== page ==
3D printing custom medical devices to boost performance

Researchers at the University of Nottingham have developed a novel 3D printing method, boosting the performance of custom medical devices and increasing their bacterial resistance.

By applying an innovative 3D printing technique, researchers have figured out how to make custom medical devices such as artificial body parts with built-in functionality that offer greater shape and durability, whilst also cutting the risk of bacterial infection.

The research was carried out by the Centre for Additive Manufacturing (CfAM) and funded by the Engineering and Physical Sciences Research Council.

The team’s full outcomes have been published in Advanced Science.

Dr Yinfeng He, the study lead from CfAM, explained: “Most mass-produced medical devices fail to completely meet the unique and complex needs of their users. Similarly, single-material 3D printing methods have design limitations that cannot produce a bespoke device with multiple biological or mechanical functions.

“But for the first time, using a computer-aided, multi-material 3D-print technique, we demonstrate it is possible to combine complex functions within one customised healthcare device to enhance patient wellbeing.”

The researchers are hopeful that their unique design process can be utilised to 3D-print any medical device that requires customisable shapes and functions. For example, the technique could be modified to produce a highly bespoke one-piece prosthetic limb, or a joint to replace a lost finger or leg that fits the patient seamlessly and enhances their comfort as well as the prosthetic’s durability. Another application could be to print customised pills containing multiple drugs – known as polypills – that are optimised to release into the body in a pre-designed therapeutic sequence.

Additionally, the world’s aging population will result in a greater demand for medical devices in the future. Employing this technique may enhance the health and wellbeing of the elderly and alleviate the financial burden on the government.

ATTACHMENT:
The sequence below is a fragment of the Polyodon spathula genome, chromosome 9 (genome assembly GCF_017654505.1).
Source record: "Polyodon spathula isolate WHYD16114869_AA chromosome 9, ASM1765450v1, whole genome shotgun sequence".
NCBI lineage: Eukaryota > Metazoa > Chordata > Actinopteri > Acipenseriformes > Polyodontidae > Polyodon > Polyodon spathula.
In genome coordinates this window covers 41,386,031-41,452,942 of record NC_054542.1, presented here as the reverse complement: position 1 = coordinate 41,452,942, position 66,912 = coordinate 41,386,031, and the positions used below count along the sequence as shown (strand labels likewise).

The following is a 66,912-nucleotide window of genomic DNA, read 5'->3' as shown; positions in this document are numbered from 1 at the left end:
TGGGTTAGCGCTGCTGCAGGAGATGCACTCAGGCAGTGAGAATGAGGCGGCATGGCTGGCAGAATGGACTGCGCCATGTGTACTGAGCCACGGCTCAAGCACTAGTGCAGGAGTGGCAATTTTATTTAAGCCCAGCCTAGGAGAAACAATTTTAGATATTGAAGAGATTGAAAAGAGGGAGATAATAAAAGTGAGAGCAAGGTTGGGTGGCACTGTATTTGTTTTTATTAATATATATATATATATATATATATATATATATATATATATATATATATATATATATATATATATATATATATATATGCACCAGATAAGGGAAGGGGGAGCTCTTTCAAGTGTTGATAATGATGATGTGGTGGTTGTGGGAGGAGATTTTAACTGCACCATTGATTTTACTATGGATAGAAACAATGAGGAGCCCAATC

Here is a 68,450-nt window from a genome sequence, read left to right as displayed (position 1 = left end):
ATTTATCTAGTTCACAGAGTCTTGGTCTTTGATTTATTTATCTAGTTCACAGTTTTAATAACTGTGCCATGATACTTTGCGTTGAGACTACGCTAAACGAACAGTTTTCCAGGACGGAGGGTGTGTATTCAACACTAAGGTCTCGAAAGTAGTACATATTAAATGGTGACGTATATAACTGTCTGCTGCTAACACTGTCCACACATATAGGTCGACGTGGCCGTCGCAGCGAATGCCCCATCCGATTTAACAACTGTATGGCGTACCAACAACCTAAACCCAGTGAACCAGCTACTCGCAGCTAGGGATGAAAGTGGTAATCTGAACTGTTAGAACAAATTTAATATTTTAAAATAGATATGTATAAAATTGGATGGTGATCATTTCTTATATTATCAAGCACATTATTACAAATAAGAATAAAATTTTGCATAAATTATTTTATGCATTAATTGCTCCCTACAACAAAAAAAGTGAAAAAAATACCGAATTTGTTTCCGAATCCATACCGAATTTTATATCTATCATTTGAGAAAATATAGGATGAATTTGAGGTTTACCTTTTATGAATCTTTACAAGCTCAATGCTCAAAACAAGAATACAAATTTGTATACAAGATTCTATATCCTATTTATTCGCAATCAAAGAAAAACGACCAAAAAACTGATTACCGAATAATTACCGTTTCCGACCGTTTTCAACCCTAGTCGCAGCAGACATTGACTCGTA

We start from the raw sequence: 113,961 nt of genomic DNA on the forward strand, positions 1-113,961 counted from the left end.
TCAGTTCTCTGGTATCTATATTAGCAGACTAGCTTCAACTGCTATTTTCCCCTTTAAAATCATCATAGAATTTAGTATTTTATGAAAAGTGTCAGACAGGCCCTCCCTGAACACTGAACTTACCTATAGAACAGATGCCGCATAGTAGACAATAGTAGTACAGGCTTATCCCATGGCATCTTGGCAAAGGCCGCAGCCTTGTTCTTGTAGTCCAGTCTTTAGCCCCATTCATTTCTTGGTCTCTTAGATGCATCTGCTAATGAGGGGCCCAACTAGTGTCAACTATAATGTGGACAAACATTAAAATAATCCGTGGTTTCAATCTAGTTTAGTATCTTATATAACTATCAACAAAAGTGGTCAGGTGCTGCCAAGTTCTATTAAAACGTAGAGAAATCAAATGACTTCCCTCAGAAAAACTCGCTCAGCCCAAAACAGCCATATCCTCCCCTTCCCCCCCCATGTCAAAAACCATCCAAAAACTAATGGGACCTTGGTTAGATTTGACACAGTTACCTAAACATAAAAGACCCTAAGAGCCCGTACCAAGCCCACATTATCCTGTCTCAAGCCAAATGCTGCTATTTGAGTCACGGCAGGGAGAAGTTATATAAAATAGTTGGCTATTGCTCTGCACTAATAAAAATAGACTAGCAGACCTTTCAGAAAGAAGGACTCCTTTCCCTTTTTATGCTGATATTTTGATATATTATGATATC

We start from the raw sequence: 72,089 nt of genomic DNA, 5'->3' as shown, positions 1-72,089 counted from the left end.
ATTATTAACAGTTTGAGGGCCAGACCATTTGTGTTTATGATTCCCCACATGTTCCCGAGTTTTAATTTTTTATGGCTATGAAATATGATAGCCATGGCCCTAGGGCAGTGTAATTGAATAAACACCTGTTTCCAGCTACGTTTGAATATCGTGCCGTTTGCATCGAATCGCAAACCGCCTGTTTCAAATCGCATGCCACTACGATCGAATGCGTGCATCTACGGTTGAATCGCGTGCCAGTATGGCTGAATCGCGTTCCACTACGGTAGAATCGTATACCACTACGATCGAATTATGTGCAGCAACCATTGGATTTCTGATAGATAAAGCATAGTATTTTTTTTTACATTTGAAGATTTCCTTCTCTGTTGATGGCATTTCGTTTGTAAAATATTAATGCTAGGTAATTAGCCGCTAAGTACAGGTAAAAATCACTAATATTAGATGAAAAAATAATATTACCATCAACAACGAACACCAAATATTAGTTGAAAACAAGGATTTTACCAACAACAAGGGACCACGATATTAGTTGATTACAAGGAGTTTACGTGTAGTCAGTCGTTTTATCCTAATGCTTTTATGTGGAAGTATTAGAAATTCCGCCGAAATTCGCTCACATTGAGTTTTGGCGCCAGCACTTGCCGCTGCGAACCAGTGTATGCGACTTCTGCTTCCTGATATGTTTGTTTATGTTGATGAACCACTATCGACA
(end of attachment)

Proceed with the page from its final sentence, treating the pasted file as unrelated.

To conduct their research, the team used a computer algorithm to design and build 3D printed objects composed of two polymer materials of varying stiffness that also inhibit the build-up of bacterial biofilm. By optimising the stiffness in this way, they succeeded in creating custom-shaped and-sized parts that offer the necessary flexibility and strength.

Existing artificial finger joint replacements, use both silicone and metal parts that offer the wearer a standardised level of dexterity, while still being rigid enough to implant into bone. However, as a demonstrator for the study, the group were able to 3D-print a finger joint offering these dual requirements in one device, while also being able to customise its size and strength to meet individual patient requirements.

By adding further design control, the researchers were able to perform their novel style of 3D-printing with multi-materials that are intrinsically bacteria-resistant and bio-functional, enabling them to be implanted and combat infection without the need for added antibiotic drugs.

The researchers also utilised a new high-resolution characterisation method (3D orbitSIMS) to 3D-map the chemistry of the print structures and to assess the bonding between them throughout the part. This technique allowed them to detect that the two materials were intermingling at their interfaces; a sign of good bonding which means a device is less likely to break.

Before commercialising the method, the team intend to expand its potential applications by experimenting with more advanced materials with extra functionalities, such as controlling immune responses and promoting stem cell attachment.

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